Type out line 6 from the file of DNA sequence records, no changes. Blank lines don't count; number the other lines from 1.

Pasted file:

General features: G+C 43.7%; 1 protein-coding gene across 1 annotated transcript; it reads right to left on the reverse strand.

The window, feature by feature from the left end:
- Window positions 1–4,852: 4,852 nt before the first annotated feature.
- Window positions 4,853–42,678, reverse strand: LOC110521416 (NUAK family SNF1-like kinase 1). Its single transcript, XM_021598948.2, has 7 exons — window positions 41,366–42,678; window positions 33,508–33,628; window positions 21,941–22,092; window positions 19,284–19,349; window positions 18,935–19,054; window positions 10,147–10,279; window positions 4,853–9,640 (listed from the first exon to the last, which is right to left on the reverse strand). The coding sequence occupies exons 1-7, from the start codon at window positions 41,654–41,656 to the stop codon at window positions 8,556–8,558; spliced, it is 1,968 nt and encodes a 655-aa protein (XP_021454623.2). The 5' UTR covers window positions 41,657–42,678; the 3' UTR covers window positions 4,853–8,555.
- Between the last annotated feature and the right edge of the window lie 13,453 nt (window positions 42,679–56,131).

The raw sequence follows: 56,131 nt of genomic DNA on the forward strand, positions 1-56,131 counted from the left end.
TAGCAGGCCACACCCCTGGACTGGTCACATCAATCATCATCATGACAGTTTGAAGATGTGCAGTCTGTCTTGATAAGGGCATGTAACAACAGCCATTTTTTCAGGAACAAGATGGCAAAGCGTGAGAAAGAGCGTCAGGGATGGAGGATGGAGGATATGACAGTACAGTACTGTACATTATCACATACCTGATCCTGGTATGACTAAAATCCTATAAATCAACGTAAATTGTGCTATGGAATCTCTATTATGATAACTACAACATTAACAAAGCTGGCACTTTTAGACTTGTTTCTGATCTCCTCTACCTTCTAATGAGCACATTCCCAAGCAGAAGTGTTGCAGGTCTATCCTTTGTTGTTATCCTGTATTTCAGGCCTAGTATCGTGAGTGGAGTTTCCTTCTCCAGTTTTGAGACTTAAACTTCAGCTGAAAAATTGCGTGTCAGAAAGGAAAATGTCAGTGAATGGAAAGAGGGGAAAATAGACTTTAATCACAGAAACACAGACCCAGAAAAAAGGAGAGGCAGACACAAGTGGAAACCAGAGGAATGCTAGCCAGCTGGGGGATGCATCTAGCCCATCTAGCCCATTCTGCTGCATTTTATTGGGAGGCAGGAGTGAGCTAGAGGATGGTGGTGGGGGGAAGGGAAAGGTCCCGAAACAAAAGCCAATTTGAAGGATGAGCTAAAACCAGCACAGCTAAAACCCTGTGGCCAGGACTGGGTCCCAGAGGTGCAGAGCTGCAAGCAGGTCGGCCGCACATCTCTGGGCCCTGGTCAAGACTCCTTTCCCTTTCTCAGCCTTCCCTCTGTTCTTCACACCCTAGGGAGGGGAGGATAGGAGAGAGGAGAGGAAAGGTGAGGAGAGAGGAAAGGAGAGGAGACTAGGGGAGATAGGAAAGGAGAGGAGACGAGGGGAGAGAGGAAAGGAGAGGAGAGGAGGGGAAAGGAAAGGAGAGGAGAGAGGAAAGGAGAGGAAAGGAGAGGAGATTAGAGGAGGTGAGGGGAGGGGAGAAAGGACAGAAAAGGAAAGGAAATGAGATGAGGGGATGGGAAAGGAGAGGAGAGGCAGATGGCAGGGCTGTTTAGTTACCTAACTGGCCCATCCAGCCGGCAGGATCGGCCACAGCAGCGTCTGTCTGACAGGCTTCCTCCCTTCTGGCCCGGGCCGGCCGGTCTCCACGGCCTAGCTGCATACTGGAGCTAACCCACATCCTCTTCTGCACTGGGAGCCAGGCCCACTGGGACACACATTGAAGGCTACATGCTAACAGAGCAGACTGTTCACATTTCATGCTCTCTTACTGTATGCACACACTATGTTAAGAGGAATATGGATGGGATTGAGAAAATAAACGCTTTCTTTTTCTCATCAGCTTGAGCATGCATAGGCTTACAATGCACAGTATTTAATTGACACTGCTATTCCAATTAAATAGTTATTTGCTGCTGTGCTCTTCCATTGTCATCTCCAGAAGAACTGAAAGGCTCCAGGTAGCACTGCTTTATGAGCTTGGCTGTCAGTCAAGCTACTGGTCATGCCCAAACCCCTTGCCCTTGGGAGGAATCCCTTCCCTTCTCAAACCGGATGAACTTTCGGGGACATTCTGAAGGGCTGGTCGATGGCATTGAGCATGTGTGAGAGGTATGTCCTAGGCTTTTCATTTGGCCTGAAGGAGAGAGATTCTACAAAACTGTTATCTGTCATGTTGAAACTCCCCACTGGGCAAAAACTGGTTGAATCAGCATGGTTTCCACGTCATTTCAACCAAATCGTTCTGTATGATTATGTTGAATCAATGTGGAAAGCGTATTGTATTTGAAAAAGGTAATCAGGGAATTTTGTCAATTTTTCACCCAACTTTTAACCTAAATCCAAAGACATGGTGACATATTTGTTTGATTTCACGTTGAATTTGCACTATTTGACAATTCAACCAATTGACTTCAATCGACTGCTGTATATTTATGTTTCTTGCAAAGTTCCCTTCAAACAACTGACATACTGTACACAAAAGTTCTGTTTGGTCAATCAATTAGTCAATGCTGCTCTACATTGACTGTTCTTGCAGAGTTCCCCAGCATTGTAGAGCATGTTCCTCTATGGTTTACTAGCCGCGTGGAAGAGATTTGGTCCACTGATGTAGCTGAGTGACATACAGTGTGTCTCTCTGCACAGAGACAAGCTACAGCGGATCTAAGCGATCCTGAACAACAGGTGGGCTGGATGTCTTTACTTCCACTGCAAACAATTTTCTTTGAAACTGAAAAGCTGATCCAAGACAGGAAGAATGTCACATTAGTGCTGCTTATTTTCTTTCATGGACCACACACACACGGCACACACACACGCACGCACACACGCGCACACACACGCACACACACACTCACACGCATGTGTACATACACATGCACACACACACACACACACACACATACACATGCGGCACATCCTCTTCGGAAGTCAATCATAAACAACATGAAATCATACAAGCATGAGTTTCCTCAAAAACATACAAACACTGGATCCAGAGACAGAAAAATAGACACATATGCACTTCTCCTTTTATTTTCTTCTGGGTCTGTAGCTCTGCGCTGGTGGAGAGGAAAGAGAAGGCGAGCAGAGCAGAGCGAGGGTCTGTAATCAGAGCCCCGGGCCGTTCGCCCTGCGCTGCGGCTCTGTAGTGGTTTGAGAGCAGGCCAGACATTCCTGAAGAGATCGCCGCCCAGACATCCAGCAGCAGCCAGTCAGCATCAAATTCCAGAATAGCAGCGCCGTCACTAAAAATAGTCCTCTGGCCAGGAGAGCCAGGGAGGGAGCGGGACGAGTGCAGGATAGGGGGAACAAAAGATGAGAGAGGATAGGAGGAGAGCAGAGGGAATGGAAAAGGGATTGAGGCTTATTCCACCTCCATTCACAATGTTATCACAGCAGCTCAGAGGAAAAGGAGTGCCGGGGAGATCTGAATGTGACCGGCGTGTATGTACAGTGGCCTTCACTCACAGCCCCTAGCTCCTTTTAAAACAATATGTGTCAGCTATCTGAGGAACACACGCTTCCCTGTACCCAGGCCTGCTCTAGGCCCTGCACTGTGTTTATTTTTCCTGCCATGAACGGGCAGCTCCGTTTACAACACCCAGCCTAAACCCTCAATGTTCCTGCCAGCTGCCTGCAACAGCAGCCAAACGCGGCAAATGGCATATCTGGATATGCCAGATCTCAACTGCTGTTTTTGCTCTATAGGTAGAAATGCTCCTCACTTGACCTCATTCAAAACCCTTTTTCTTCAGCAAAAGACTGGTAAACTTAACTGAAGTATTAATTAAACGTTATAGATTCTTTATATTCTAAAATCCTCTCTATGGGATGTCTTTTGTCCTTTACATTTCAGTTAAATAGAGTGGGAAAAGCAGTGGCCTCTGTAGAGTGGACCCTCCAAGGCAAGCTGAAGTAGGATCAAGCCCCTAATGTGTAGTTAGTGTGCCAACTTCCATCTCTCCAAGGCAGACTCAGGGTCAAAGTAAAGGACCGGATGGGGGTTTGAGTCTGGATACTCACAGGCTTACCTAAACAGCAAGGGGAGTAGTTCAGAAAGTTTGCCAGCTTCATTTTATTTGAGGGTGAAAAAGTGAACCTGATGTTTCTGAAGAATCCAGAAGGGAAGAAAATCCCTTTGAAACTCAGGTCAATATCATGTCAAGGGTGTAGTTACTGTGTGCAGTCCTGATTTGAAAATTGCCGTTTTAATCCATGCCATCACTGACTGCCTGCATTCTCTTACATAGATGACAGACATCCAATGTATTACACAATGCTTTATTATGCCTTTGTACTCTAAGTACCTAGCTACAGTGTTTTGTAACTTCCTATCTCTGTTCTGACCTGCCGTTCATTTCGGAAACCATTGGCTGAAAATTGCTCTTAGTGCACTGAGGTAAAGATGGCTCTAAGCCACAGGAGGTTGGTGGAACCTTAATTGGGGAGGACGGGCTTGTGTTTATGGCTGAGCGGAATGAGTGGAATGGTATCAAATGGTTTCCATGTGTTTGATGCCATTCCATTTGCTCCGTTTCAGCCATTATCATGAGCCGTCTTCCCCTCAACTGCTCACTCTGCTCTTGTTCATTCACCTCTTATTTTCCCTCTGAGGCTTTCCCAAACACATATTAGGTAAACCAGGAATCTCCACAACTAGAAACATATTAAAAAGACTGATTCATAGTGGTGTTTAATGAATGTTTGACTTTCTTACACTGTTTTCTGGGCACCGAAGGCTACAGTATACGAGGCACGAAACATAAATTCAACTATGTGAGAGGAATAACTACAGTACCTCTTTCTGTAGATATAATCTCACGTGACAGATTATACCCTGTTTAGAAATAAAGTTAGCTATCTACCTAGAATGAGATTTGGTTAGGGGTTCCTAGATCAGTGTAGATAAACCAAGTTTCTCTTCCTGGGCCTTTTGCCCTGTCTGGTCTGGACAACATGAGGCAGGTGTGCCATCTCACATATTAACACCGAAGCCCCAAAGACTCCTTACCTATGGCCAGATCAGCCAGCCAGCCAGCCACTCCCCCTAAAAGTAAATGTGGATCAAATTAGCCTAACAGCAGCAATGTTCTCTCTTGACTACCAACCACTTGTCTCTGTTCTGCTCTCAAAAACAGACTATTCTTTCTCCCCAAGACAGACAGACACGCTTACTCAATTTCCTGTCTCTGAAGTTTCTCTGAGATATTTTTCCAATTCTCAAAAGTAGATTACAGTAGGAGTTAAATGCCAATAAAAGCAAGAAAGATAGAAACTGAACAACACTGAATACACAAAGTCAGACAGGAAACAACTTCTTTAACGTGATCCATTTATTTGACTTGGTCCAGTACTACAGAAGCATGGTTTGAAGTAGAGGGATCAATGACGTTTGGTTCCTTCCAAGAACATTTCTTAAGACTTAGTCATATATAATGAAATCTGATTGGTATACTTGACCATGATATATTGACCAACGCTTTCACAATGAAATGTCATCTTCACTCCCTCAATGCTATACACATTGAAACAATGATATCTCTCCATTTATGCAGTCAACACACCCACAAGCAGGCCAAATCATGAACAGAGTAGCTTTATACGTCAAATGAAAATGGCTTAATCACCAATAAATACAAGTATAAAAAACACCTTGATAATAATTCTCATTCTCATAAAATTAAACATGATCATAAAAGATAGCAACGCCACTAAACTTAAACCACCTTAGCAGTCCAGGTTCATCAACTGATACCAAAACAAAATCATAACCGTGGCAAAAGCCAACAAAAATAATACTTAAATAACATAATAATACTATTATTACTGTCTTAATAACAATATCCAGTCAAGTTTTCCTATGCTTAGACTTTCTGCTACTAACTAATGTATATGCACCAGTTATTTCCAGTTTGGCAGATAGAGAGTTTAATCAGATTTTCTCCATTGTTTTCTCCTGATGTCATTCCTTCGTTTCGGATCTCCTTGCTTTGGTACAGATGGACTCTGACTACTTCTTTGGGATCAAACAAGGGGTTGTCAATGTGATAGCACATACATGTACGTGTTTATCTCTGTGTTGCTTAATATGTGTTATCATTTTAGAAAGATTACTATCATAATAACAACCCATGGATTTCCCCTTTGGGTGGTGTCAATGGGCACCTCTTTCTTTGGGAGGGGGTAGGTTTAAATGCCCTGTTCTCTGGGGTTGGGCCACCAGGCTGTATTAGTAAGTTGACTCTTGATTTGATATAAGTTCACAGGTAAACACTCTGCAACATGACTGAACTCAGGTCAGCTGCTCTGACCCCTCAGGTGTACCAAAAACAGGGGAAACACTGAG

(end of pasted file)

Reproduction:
The raw sequence follows: 56,131 nt of genomic DNA on the forward strand, positions 1-56,131 counted from the left end.